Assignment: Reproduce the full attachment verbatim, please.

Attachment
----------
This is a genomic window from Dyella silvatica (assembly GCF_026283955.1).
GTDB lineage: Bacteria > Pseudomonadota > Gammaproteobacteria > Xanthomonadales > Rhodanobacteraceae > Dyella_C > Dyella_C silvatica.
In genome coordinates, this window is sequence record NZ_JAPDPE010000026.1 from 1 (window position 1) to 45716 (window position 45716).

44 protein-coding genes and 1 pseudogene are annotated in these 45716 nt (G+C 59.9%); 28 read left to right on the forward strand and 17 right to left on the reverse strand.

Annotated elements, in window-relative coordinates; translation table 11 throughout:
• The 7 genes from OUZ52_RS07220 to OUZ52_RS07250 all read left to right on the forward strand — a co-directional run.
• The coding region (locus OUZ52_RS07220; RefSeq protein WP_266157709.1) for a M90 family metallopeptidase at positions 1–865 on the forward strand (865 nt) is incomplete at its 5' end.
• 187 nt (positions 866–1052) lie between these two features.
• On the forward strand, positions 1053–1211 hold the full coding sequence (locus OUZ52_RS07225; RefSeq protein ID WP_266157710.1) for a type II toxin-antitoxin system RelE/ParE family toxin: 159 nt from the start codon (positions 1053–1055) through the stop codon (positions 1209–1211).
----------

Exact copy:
This is a genomic window from Dyella silvatica (assembly GCF_026283955.1).
GTDB lineage: Bacteria > Pseudomonadota > Gammaproteobacteria > Xanthomonadales > Rhodanobacteraceae > Dyella_C > Dyella_C silvatica.
In genome coordinates, this window is sequence record NZ_JAPDPE010000026.1 from 1 (window position 1) to 45716 (window position 45716).

44 protein-coding genes and 1 pseudogene are annotated in these 45716 nt (G+C 59.9%); 28 read left to right on the forward strand and 17 right to left on the reverse strand.

Annotated elements, in window-relative coordinates; translation table 11 throughout:
• The 7 genes from OUZ52_RS07220 to OUZ52_RS07250 all read left to right on the forward strand — a co-directional run.
• The coding region (locus OUZ52_RS07220; RefSeq protein WP_266157709.1) for a M90 family metallopeptidase at positions 1–865 on the forward strand (865 nt) is incomplete at its 5' end.
• 187 nt (positions 866–1052) lie between these two features.
• On the forward strand, positions 1053–1211 hold the full coding sequence (locus OUZ52_RS07225; RefSeq protein ID WP_266157710.1) for a type II toxin-antitoxin system RelE/ParE family toxin: 159 nt from the start codon (positions 1053–1055) through the stop codon (positions 1209–1211).